As Tillerson brings more of his people in that will change. Until that point comes – which realistically may be weeks or even months away – Tillerson is right to listen rather than take the initiative in taking diplomatic action which would not be properly prepared. The Russians are fully aware of this, as confirmed by Lavrov’s comments following the meeting
The entire Obama team at the US State Department left the place at their own initiative, as they stated. Now there are some career diplomats left there, with no bosses. Rex Tillerson, as a new person in this field, is now plunging into the details of the problems [we’ll] have to work on. I’m sure that this process will be completed fairly quickly. But the key deputies have not been appointed yet, and the key areas of the foreign policy haven’t been mapped out either
In the meantime on Ukraine and other subjects Tillerson is flying on automatic pilot, which means doing the same thing as Nikki Haley did in her over-reported speech at the UN Security Council, which is recite without conviction or blame the mantras left over from the Obama administration, which for the moment are still formal US policy.
I have already discussed Nikki Haley’s speech and why it does not bear the weight some are placing on it. I would add that just as Vitaly Churkin, Russia’s UN ambassador, took Nikki Haley’s comments about Ukraine in his stride, so did Lavrov in relation to Tillerson’s comments about Ukraine, brushing them off in a single sentence
…..the US team that will deal with Ukraine has not been formed yet
One point I would make – and where I disagree with the common view (including Suslov’s) – is that the belief that General Flynn was the prime advocate and point man within the Trump administration for better relations with Russia is in my opinion completely wrong.
That view is based on one fact, which is that General Flynn gave a (paid for) speech at an RT function in Moscow in 2015 – after the Obama administration had sacked him from his previous job – which led to him attending a public dinner which President Putin also attended. That is a thin reason to see in him any sort of friend of Russia’s. As it happens Flynn is on the record as saying very little about Russia, and I don’t think he thinks or cares about it very much. The main focus of his obsession is and always has been Iran.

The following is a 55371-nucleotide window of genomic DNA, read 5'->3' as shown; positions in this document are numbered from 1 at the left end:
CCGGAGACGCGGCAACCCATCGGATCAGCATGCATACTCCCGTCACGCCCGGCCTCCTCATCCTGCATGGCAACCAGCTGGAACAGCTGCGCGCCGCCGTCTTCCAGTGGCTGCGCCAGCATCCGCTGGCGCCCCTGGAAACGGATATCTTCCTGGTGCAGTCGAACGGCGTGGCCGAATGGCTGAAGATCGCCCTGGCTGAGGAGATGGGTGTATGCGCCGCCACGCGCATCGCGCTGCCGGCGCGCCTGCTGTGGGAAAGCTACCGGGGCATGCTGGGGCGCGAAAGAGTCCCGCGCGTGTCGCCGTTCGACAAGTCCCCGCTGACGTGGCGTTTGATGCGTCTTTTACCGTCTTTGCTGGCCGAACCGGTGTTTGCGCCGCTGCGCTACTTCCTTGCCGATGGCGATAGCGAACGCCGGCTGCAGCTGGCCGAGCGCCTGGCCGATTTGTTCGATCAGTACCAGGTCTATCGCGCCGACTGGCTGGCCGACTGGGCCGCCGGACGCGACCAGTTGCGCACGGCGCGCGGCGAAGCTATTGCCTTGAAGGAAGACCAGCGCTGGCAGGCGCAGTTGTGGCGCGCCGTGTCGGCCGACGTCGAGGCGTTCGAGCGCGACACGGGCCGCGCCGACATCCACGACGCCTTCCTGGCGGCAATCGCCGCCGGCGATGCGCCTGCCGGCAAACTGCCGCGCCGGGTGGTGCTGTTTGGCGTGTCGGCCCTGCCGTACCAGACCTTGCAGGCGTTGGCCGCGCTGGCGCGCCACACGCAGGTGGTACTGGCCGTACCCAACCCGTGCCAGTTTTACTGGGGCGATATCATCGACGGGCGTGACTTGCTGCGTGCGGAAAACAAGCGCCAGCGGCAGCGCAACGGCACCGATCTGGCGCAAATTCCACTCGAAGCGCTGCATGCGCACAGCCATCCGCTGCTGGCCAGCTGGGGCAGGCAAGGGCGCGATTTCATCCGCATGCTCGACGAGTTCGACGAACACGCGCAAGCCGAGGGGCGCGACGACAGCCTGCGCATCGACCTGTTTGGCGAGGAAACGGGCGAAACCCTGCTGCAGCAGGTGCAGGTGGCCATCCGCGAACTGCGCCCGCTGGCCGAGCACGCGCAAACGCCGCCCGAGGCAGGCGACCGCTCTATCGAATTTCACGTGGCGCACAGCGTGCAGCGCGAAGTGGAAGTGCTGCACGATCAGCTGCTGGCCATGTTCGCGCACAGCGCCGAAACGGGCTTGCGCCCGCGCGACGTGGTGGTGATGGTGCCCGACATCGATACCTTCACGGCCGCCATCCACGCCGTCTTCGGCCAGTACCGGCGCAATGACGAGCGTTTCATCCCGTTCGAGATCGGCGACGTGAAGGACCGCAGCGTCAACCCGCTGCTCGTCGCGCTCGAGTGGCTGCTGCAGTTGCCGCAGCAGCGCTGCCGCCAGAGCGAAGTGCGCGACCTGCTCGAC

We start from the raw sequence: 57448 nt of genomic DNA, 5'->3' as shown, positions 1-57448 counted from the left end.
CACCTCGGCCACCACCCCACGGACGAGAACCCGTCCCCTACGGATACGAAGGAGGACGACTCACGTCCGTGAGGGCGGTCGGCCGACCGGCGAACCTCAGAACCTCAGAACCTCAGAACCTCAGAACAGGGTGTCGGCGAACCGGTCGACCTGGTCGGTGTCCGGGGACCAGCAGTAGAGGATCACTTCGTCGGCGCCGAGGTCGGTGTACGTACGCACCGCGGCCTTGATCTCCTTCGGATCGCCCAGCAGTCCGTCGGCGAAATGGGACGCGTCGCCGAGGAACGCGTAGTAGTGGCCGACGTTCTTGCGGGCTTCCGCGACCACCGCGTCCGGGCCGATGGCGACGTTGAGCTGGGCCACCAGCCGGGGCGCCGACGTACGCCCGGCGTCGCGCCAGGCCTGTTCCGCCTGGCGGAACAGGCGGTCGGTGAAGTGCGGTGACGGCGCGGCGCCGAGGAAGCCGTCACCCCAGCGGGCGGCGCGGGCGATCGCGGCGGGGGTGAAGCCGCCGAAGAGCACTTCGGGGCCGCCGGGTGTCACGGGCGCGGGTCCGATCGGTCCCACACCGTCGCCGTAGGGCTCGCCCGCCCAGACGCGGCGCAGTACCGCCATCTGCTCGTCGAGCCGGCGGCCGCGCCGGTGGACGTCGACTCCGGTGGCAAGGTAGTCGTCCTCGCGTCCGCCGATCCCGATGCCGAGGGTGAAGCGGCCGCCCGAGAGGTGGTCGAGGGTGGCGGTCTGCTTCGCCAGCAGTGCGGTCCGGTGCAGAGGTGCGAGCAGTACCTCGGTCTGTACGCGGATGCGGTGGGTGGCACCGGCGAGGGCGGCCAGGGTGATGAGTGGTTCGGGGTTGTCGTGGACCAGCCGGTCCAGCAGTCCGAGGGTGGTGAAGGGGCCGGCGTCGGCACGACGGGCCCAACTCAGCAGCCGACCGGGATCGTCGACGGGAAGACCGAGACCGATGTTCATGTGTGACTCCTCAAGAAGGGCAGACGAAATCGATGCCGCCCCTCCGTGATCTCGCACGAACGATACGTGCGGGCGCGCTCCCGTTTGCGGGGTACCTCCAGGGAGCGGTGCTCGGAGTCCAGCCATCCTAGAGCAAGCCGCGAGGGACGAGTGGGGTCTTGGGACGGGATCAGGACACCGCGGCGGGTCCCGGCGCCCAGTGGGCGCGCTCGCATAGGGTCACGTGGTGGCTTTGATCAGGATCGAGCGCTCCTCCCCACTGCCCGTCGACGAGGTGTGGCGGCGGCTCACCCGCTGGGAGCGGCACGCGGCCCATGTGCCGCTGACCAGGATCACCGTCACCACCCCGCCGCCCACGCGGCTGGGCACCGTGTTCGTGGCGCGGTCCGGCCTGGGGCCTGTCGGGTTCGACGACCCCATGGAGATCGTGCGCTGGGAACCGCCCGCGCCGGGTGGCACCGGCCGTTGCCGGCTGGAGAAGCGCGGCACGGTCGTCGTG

By contrast Tillerson’s dealings with the Russians have been extensive and – unlike Flynn – he not only has previous experience of dealing with the Russians but has also had one to one meetings with President Putin.
It is to Tillerson not Flynn that President Trump has been looking to lay the groundwork for the improvement of relations with Russia that he says he wants. Trump confirmed as much in his press conference yesterday
If we could get along with Russia, that’s a positive thing. We have a very talented man, Rex Tillerson, who’s going to be meeting with them shortly and I told him. I said “I know politically it’s probably not good for me.” The greatest thing I could do is shoot that ship that’s 30 miles off shore right out of the water. Everyone in this country’s going to say “oh, it’s so great.” That’s not great. That’s not great. I would love to be able to get along with Russia. Now, you’ve had a lot of presidents that haven’t taken that tack. Look where we are now. Look where we are now. So, if I can — now, I love to negotiate things, I do it really well, and all that stuff.
Whether Tillerson will in the end live up to Trump’s expectations, and whether Trump will be able to gain the political space he needs to do the deal with the Russians he says he wants, is another matter. But at least the talking has begun.
The statements, views and opinions expressed in this column are solely those of the author and do not necessarily represent those of The Duran.